Authors of section

Authors

Andrew Howard, Theddy Slongo, Peter Schmittenbecher

Executive Editor

James Hunter

General Editor

Fergal Monsell

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Open reduction; internal fixation

1. Principles

Radial head/neck and olecranon fractures are treated individually with internal fixation.

The following treatment combination is often used:

2. Aftercare following tension band wiring and ESIN

Immediate postoperative care

Whilst the child remains in bed, the elbow and forearm should be elevated on pillows to reduce swelling and pain.

open reduction plate fixation ulna

Cast or splint immobilization

Fixation of olecranon fractures with tension band wiring is intrinsically stable and supplementary casting or splinting is therefore not required.

Analgesia

Ibuprofen and paracetamol should be administered regularly during the first 24-48 hours after surgery, with opiate analgesia for breakthrough pain.

Opiates should not be necessary after 48 hours and regular ibuprofen and paracetamol should be sufficient until 4-5 after injury or surgery.

The child should be examined if the level of pain is increasing or prolonged analgesia is needed.

Neurovascular examination

The child should be examined regularly, to ensure finger range of motion is comfortable and adequate.

Neurological and vascular examination should also be performed.

Compartment syndrome should be considered in the presence of increasing pain, especially pain on passive stretching of muscles, decreasing range of active finger motion or deteriorating neurovascular signs, which is a late phenomenon.

See also the additional material on complications and postoperative infections.

cast immobilization

Compartment syndrome

Compartment syndrome is a possible early postoperative complication that may be difficult to diagnose in younger children.

The presence of full passive or active finger extension, without discomfort, excludes muscle compartment ischemia.

If there are signs of a compartment syndrome:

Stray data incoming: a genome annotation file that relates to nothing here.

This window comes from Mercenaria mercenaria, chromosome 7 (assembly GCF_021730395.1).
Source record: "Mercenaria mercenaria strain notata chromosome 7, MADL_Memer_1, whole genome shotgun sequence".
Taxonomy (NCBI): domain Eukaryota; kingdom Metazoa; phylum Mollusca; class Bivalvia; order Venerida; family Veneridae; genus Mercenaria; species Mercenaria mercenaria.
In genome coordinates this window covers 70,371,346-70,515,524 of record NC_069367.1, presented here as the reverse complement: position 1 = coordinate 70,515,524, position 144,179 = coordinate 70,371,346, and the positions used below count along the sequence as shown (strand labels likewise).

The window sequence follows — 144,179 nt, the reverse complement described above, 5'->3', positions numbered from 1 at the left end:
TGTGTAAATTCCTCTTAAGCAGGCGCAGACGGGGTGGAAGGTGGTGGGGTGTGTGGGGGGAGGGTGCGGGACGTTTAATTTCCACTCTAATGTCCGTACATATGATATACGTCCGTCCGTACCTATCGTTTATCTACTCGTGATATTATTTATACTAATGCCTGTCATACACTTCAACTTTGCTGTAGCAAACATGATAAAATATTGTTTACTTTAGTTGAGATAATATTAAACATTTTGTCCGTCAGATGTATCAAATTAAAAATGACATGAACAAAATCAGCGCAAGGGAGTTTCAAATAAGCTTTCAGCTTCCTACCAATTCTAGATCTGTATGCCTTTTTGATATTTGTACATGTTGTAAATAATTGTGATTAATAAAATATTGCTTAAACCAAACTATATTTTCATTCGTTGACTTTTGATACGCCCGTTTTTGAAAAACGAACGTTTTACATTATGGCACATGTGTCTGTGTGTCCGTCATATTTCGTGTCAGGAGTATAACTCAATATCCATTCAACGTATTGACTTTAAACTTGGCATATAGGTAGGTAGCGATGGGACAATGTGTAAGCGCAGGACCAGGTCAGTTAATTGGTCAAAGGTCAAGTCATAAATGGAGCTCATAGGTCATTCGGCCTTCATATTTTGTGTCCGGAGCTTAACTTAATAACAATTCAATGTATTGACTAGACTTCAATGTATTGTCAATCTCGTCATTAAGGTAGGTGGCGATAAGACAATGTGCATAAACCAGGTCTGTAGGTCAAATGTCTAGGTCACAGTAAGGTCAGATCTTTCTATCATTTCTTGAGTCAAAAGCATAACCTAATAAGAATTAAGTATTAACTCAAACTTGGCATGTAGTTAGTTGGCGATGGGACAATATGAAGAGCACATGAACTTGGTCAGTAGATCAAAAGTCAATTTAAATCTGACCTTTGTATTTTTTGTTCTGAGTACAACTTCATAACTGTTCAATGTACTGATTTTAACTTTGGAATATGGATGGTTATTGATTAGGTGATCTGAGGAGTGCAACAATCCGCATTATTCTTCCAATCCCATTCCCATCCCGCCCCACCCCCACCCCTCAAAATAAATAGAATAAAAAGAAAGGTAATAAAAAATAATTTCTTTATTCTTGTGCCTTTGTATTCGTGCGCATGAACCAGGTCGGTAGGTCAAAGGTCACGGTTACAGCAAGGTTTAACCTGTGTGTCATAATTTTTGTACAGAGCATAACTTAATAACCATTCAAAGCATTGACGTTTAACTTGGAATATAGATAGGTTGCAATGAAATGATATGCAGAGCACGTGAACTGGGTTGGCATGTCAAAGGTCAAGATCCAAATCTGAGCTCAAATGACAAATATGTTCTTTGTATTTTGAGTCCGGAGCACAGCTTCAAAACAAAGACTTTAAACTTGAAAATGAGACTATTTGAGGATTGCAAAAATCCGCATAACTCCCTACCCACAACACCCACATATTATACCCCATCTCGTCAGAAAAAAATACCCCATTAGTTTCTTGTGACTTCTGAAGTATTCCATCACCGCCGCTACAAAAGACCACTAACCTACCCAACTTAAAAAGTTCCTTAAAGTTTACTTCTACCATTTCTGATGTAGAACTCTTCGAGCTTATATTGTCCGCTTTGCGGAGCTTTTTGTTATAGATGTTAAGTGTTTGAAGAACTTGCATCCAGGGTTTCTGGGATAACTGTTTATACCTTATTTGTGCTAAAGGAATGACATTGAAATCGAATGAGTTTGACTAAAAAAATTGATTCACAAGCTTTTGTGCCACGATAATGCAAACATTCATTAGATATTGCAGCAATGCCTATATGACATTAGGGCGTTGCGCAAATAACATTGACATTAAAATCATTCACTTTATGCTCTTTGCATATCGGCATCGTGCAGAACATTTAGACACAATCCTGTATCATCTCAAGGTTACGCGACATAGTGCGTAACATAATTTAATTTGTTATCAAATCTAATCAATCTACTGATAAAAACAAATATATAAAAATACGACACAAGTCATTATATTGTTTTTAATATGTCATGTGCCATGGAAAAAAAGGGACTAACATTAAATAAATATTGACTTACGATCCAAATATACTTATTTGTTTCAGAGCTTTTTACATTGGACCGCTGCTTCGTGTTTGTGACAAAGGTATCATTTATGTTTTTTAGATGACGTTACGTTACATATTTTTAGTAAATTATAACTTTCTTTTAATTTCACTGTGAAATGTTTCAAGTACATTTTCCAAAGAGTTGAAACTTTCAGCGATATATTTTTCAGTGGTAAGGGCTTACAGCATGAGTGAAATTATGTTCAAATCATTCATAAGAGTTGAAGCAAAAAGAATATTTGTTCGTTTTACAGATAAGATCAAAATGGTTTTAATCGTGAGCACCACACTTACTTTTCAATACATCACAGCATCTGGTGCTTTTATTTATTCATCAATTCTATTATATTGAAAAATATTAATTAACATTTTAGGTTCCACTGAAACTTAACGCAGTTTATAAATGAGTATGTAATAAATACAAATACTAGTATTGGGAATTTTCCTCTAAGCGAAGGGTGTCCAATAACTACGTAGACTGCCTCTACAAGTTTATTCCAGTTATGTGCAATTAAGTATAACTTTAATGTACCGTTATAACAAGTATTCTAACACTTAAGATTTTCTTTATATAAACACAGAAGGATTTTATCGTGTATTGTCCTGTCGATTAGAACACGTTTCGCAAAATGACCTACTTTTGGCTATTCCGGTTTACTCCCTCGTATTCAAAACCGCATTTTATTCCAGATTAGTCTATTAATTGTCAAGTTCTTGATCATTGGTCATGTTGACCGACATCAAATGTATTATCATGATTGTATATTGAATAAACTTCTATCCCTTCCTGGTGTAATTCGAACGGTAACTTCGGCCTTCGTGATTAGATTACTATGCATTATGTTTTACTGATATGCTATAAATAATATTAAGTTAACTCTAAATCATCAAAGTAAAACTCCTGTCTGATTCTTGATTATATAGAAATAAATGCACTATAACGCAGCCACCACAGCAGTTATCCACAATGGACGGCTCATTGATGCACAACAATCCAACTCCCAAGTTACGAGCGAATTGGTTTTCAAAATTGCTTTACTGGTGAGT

1. Remove or split constrictive dressings or casts.
  2. Elevate the limb.
  3. Encourage active finger movement.
  4. Reexamine the child after 30 min.

If a definitive diagnosis of compartment syndrome is made, then a fasciotomy should be performed without delay.

cast immobilization

Discharge care

Discharge from hospital follows local practice and is usually possible after 1-3 days.

The parent/carer should be taught how to assess the limb.

They should also be advised to return if there is increased pain or decreased range of finger movement.

It is important to provide parents with the following additional information:

  • The warning signs of compartment syndrome, circulatory problems and neurological deterioration
  • Hospital telephone number
  • Information brochure

For the first few days, the elbow and forearm can be elevated on a pillow, until swelling decreases and comfort returns.

The arm can be placed in a sling for a few days until the patient is pain free. Many children are more comfortable without support.

Mobilization

Early movement of the elbow should be encouraged as soon as the patient is pain free.

Formal physiotherapy is normally not indicated, but children should have a sheet of exercises to stimulate mobilization. See also the additional material on elbow stiffness.

Follow-up

The first clinical and radiological follow-up is usually undertaken 2-3 weeks postoperatively.

At this point, the child should be able to move the elbow with only slight restriction.

AP and lateral x-rays are required.

See also the additional material on complications and healing times.

Tension band wire removal

Tension band wire removal is delayed until function has fully recovered and can be performed as a day case, under general anesthesia.

Usually the incision is smaller than for open reduction if the twisted wire ends lay close to the olecranon tip. Sometimes for cosmetic reasons, it is best to resect the whole scar and use cosmetic wound closure.

Make a small incision over the olecranon tip extract the two K-wires with pliers.

Unwind or cut the twisted wire and pull it out of the bony track.

Close the wound in layers.

Nail removal

Nail removal is delayed until the fracture has modelled completely and can be performed as a day case, under general anesthesia.

The nail end may slip under tendons and nerves. This may irritate the soft tissues and make it difficult to palpate the nail tip.

Exposure of the nail end should be performed under direct vision with small retractors.

In most cases, a small bursa forms over the nail tip. Once this bursa is opened, the end of the nail can be seen.

esin

The nail can be removed with the extraction pliers, or a similar clamp. A strong needle holder is also useful.

esin